For their research, the young scientists will use various imaging methods, which will enable them to most precisely monitor the behaviour of magnesium implants during the process of bio-compatible degradation. Biodegradable implants offer many benefits, for example for patients needing trauma or orthopaedic intervention (e.g. to fix fractures) because a second surgery to remove the metal implants after successful healing can be avoided. The participating scientists and representatives from industry meet for the first time at the kick-off meeting of the "MgSafe" network in Hamburg on 6 November 2018.
Prof. Dr. Regine Willumeit-Römer, coordinator of the project and Head of the Metallic Biomaterials Division at the Helmholtz Zentrum in Geesthacht, explains: "Biomedical imaging is fundamental to both diagnosis and therapy, because we need to monitor the behaviour of the degrading implant materials. There is still need for improvement as far as the new class of biodegradable magnesium-based implants is concerned. In the MgSafe project, we will establish new techniques while educating 15 PhD students interdisciplinary in both imaging and implant technologies. "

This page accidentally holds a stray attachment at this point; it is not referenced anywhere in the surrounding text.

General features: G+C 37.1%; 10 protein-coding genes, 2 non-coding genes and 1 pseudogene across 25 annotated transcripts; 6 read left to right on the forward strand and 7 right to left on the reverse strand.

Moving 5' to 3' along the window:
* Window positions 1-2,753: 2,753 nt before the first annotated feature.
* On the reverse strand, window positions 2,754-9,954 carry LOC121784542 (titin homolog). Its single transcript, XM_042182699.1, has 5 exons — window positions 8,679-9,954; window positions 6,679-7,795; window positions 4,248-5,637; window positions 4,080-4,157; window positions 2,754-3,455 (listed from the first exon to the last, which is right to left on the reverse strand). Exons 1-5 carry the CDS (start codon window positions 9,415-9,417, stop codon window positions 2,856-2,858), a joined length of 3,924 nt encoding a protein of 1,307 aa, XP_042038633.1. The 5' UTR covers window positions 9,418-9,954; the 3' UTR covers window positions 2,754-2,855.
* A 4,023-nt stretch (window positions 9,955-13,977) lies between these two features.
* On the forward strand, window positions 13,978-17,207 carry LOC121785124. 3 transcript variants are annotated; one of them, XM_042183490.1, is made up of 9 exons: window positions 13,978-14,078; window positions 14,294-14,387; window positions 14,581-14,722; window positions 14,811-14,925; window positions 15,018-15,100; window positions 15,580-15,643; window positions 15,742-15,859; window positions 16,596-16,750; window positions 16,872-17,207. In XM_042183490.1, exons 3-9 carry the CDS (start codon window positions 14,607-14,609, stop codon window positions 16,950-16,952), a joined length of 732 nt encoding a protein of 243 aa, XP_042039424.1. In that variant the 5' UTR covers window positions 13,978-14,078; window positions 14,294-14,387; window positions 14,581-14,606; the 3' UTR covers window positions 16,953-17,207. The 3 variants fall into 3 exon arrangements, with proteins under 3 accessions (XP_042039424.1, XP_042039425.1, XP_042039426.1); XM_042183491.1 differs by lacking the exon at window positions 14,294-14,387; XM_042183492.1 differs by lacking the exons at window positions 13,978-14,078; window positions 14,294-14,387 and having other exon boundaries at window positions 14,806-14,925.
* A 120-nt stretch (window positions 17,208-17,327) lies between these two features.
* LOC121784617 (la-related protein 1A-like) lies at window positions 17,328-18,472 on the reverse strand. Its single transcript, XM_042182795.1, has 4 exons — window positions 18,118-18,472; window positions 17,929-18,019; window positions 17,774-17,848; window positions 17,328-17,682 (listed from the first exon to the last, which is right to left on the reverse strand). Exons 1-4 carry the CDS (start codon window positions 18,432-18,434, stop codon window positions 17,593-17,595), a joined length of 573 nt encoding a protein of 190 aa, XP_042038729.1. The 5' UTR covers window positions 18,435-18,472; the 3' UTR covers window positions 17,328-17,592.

Apart from pursuing scientific development, the European Marie Skłodowska Curie networks aim at training highly talented doctoral students by providing them a framework of excellent research projects in an international environment. To this end, 15 junior scientists will begin their doctoral studies at the universities of Graz, Gothenburg, Hamburg, Hanover, Oslo, Pisa, and Warsaw in April of 2019. Their main target is to investigate the human body's reaction to the implant and monitor the behaviour of the material during magnesium degradation – with an unequalled degree of precision and detail.